Next Js Redirect To Login Page

Web Development Software

Next.js is a powerful framework for building server-rendered React applications. One common use case is redirecting users to a login page when they are not authenticated. In this article, I’ll dive deep into how to implement Next.js redirect to a login page, and I’ll share my personal insights and experiences along the way.

Why Redirect to a Login Page?

Before we delve into the implementation details, let’s talk about why redirecting to a login page is important. By redirecting unauthenticated users to a login page, we can ensure that only authorized individuals can access certain parts of our application. This is crucial for protecting sensitive data and maintaining a secure environment.

Implementing Next.js Redirect to a Login Page

Now that we understand the importance of redirecting to a login page, let’s discuss how to implement it in a Next.js application. The first step is to create a custom higher-order component (HOC) that wraps our protected pages. This HOC will handle the authentication logic and redirect unauthenticated users to the login page.

Here’s an example implementation of a simple withAuth HOC:

import { useRouter } from 'next/router';
import { useEffect } from 'react';

function withAuth(WrappedComponent) {
return function WithAuth(props) {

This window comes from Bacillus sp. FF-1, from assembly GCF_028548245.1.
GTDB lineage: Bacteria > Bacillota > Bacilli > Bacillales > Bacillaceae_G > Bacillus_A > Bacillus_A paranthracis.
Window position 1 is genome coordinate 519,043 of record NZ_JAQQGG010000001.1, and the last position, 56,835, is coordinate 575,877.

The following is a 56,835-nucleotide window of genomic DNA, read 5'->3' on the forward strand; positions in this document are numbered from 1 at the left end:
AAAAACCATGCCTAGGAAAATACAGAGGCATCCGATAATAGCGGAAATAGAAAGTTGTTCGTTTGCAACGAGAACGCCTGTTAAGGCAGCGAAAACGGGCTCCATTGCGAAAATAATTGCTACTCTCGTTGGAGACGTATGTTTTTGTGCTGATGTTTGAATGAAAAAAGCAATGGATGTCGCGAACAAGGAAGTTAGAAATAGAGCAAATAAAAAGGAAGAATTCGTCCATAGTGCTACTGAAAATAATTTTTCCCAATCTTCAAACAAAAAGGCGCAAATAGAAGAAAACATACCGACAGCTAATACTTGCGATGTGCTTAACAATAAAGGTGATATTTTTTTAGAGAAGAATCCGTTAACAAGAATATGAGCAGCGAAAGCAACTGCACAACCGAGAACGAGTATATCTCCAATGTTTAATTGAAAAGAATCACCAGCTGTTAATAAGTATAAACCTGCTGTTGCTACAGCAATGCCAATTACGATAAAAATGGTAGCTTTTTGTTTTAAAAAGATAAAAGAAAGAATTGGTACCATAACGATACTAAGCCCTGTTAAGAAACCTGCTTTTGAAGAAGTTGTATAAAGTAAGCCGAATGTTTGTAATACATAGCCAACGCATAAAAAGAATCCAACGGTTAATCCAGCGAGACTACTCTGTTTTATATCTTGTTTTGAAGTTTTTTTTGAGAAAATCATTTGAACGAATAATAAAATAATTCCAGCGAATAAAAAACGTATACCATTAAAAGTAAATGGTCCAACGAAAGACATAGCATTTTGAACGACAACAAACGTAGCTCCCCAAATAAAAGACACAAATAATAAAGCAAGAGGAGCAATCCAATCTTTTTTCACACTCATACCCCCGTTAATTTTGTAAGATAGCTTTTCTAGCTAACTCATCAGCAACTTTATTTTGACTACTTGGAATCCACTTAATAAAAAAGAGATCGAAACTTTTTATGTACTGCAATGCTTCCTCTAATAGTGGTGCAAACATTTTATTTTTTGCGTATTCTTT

const router = useRouter();

useEffect(() => {
// Check if the user is authenticated
const isAuthenticated = ... // Your authentication logic here

// If not authenticated, redirect to the login page
if (!isAuthenticated) {
}, []);

return ;

export default withAuth;

In the above code snippet, we use the useRouter hook from Next.js to access the router object. Inside the useEffect hook, we can implement our authentication logic to determine whether the user is authenticated or not. If the user is not authenticated, we use the router.push method to redirect them to the login page.

Once we have our withAuth HOC, we can simply wrap our protected pages with it to enforce authentication:

import withAuth from '../path/to/withAuth';

function ProtectedPage() {
return (

Welcome to the protected page!

{/* Content of the protected page goes here */}


export default withAuth(ProtectedPage);

Personal Commentary

Implementing Next.js redirect to a login page has been a game-changer for me. It has allowed me to easily secure my application and ensure that only authorized users can access sensitive information. The flexibility of Next.js, combined with the simplicity of the withAuth HOC, makes the implementation process seamless.

Furthermore, the Next.js router makes it incredibly easy to handle redirects and navigation within our application. The router.push method simplifies the process of redirecting users to different pages, including the login page. This level of convenience has saved me valuable time and effort.


Redirecting unauthenticated users to a login page is a crucial aspect of building secure web applications. With Next.js, implementing this feature is straightforward and efficient. By creating a custom HOC and utilizing the Next.js router, we can enforce authentication and protect sensitive data. So, next time you’re building a Next.js application, don’t forget to redirect to a login page!